Pezeshkian could lead the change in Iran

Iran is set to elect a new president tomorrow following the death of former President Ebrahim Raisi in a helicopter crash on May 19.

Publication: 04.07.2024 - 11:51
Pezeshkian could lead the change in Iran
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The race between moderate conservative (reformist) Masoud Pezeshkian and conservative candidate Saeed Jalili will continue with a second round on July 5. Pezeshkian, 69, has called for structural economic reforms and occasionally opposed mandatory headscarves. During his campaign, he captured the attention of the Turkish public by saying, "I am Turkish. Both my mother and father are Turkish. I am proud of my Turkish heritage. I speak Turkish with my children at home, not Persian." Pezeshkian, who served as Minister of Health under former President Mohammad Khatami from 2001 to 2005, was elected as a Member of Parliament for Tabriz in the 2008 general elections and has represented Tabriz in the parliament for five terms. He applied for the presidency in 2013 but later withdrew his candidacy. In the 2021 presidential elections, he ran against Ebrahim Raisi but was vetoed by the Guardian Council.

Promises to Address Morality Police

Pezeshkian, who finally became a candidate in the election brought forward by a year after Raisi's death, led the first round with 10,415,191 votes, accounting for 42.5% of the total votes, despite a low turnout. He has garnered support from former Presidents Mohammad Khatami and Hassan Rouhani, and former Foreign Minister Mohammad Javad Zarif. Pezeshkian has stood out with his promises to address ethnic and sectarian discrimination and the issue of mandatory headscarves. In an official social media post, he stated, "I will fight against the Morality Police (Guidance Patrol) and push for the lifting of the filter ban."

"If You Ask the People, This System Should Not Continue as an Islamic Republic"

Dr. Ezgi Uzun, an Iran expert, told Cumhuriyet that Pezeshkian has a chance of winning, but it is a highly competitive election. Uzun noted that Pezeshkian led the race in the first round despite a 40% turnout, indicating that some conservative voters also supported him. Uzun emphasized that Pezeshkian should not be seen as an opponent of the regime due to his reformist identity. "Reform does not mean being against the Islamic Republic. It means continuing the Islamic Republic through certain structural changes. This is why the reformist electorate has distanced itself from reformist politicians. There is a huge gap between what the reformist politicians want and what the people want. If you ask the people, they believe this system should not continue as an Islamic Republic. At least some think the system needs to change completely," Uzun said.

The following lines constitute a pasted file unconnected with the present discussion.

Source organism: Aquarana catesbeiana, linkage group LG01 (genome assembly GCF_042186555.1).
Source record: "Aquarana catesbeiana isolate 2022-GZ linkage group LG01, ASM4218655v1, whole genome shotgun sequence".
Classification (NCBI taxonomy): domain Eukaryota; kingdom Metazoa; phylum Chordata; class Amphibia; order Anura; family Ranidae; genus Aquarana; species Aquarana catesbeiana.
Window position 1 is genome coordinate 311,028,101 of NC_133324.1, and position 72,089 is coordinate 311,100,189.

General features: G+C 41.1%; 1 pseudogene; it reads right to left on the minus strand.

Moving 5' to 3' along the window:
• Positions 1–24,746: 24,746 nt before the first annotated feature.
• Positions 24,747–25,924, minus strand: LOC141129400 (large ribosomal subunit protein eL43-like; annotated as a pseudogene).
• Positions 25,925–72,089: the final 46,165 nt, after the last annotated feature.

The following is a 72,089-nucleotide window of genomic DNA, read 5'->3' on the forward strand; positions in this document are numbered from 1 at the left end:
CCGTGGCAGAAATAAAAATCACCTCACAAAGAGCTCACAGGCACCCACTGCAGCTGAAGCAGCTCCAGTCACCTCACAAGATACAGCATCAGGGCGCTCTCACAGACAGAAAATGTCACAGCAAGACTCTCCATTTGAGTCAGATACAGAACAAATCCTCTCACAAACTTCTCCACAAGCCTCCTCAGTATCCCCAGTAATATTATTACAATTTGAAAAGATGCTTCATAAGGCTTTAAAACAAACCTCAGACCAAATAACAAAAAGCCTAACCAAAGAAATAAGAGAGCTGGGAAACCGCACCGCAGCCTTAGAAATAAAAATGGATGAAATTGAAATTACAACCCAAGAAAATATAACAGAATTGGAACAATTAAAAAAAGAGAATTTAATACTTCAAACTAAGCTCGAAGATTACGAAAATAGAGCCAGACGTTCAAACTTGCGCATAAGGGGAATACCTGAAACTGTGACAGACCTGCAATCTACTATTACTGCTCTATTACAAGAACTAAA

Change Possible If the System Is Convinced

Uzun explained that Pezeshkian also wants the Islamic Republic to continue but believes it must undergo significant structural changes. "We have observed that he has spoken much more clearly on some issues during the second campaign process. He says that mandatory headscarves should be abolished and that there should be no such thing as the Morality Police. He wants to take a step in this direction. But the important question is, can he do it? This is a very difficult issue. There are many different centers of power within the system. It's not something that is solely in the hands of the President," Uzun noted. Uzun stated that the mandatory headscarf has great symbolic importance for the Islamic Republic and that if Pezeshkian can convince certain centers of power within the system, there could be some progress on this issue. However, Uzun stressed that systemic transformation could only occur gradually, noting that the system has received serious signals from the public, reflected in the low turnout.

"He Could Reform the Economy"

Uzun said, "The system might gradually make concessions, but I don't believe there will ever be a sudden overnight change in Iran. Change could occur slowly by granting certain rights and freedoms and by some centers of power losing their influence. Change won't come from a reformist president alone, but the president could be a catalyst on this challenging path. If Pezeshkian forms the right alliances with the public and within the system, he could achieve some transformation if he comes to power." Uzun recalled that one of Pezeshkian's most important promises is economic reform. "He might really be able to reform the economy. He might gradually open up the economy to the outside world. Some sanctions might be lifted. He places great importance on the negotiation process with the U.S. Sanctions are ultimately tied to the negotiation process with the U.S. I believe he will dedicate significant effort to this," Uzun concluded.